6. I haven’t forgotten about the subsidies. It’s possible to offer subsidies without mandating coverage.

    My family’s costs are already high. After I stop at the pharmacy later, we’ll have paid over $1400 out-of-pocket so far this year. My husband postponed a root canal & crown, or it would be even higher. Two appointments later this week will add another $400(ish). That’s in addition to our $1200 monthly insurance premium (which the IRS does not allow the company to pay for us).

    The whole point of PPACA is to move our country to government-paid health care. I’d like to see the president and congress subjected to whatever plan the rest of the country has; that would make them more careful about the details of the plan.

  7. I guess it wouldn’t hurt to define/differentiate “welfare programs”. I know there is a lot of waste and fraud in many of the programs, but some are truly needy of it. The one person I’m aware of in that situation gets less than seven hundred a month total to live off of. No cadillacs there. But was not able to work long enough to pay more into the system, so can’t get more out of the system.

    • :) Agreed, there are different programs and different situations.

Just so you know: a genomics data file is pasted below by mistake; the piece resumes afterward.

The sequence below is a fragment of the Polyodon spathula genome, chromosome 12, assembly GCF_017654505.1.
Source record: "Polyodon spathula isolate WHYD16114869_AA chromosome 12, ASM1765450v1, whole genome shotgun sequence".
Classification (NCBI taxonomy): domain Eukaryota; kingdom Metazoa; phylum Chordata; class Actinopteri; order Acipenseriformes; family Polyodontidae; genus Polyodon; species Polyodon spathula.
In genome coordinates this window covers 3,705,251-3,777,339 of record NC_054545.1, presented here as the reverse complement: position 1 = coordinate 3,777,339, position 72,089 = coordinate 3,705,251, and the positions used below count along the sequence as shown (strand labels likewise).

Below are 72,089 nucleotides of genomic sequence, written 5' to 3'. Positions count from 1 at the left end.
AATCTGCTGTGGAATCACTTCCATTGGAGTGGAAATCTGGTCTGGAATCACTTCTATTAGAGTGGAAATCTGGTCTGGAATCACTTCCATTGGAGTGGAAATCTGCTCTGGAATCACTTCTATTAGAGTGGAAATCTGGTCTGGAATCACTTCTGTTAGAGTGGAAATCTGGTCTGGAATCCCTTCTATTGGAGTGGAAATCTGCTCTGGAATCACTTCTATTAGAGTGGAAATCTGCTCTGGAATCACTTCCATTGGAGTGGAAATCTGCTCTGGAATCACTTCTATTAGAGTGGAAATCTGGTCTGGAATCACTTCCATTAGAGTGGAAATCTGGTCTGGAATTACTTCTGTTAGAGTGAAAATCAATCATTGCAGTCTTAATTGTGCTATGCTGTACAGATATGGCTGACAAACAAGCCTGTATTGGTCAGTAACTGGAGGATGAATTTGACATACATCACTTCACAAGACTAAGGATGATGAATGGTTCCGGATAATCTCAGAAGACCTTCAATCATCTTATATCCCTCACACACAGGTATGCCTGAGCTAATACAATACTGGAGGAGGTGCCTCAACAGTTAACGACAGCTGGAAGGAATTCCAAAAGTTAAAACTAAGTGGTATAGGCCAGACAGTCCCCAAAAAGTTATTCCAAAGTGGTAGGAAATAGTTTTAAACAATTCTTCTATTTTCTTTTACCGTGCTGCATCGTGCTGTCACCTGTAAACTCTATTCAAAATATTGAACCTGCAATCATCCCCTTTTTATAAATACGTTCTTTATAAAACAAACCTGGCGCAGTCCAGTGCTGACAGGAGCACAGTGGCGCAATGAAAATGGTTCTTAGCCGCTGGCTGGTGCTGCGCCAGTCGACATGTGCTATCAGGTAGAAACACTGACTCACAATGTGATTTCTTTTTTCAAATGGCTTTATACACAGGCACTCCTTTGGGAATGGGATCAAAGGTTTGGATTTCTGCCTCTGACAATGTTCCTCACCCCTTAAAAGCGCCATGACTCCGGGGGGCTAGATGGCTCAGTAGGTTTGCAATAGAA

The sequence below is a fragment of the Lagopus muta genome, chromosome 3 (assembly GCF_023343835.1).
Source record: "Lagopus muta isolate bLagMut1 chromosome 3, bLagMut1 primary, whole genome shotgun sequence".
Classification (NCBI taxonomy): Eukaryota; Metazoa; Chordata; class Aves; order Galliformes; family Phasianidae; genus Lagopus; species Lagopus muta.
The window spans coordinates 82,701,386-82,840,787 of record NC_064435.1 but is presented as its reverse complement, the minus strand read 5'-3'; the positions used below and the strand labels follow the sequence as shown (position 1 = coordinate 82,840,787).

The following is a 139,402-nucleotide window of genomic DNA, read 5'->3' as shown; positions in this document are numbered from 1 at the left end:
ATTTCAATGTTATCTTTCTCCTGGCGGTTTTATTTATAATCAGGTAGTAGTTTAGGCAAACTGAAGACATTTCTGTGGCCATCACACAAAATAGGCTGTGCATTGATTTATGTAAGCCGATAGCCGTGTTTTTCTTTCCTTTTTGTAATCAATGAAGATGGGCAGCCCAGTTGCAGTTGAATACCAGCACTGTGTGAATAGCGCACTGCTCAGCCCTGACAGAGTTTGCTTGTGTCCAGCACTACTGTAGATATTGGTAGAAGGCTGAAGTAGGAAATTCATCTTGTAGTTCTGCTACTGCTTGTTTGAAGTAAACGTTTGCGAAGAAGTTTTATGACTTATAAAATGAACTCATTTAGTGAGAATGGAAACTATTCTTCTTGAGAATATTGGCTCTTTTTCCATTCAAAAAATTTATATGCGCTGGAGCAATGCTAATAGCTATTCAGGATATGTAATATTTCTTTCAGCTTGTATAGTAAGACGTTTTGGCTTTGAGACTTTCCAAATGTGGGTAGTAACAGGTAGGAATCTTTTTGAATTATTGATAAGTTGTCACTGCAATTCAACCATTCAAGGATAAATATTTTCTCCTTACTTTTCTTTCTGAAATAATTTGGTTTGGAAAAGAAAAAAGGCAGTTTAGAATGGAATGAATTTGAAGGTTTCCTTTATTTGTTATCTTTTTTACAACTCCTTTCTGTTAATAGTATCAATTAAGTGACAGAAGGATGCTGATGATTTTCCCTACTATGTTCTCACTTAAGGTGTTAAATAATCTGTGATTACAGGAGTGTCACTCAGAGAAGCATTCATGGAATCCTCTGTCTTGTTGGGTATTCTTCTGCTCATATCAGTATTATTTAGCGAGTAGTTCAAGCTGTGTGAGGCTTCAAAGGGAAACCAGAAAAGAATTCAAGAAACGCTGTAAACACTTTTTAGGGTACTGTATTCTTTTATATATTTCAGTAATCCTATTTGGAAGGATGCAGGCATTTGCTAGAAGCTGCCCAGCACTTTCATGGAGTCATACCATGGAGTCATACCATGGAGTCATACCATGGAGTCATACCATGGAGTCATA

If a kid drops out of school to have a baby, she can live off welfare for a long long time. OR she can have college classes paid for so that she’s qualified to get a job to support herself and her family. I’m happy to have my taxes help in this situation so that she can get on her feet and become part of the workforce paying taxes. Not so happy to pay for a second, third… child on people who won’t make an effort to improve their situation.

      I am not happy to have my taxes supporting people who just won’t support themselves. We had a neighbor who lived off disability. Supposedly he’d hurt his back and could no longer work driving a school bus. He was able to lift rocks and cut down trees, though. He was able to drive his motor home on two-month road trips. He was even able to earn money doing repairs on sewing machines and vacuum cleaners. That doesn’t sound very disabled to me.

      The entire system needs an overhaul. I could rant a long time, and even offer solutions, but that would be going FAR afield from what I want this blog to be about :)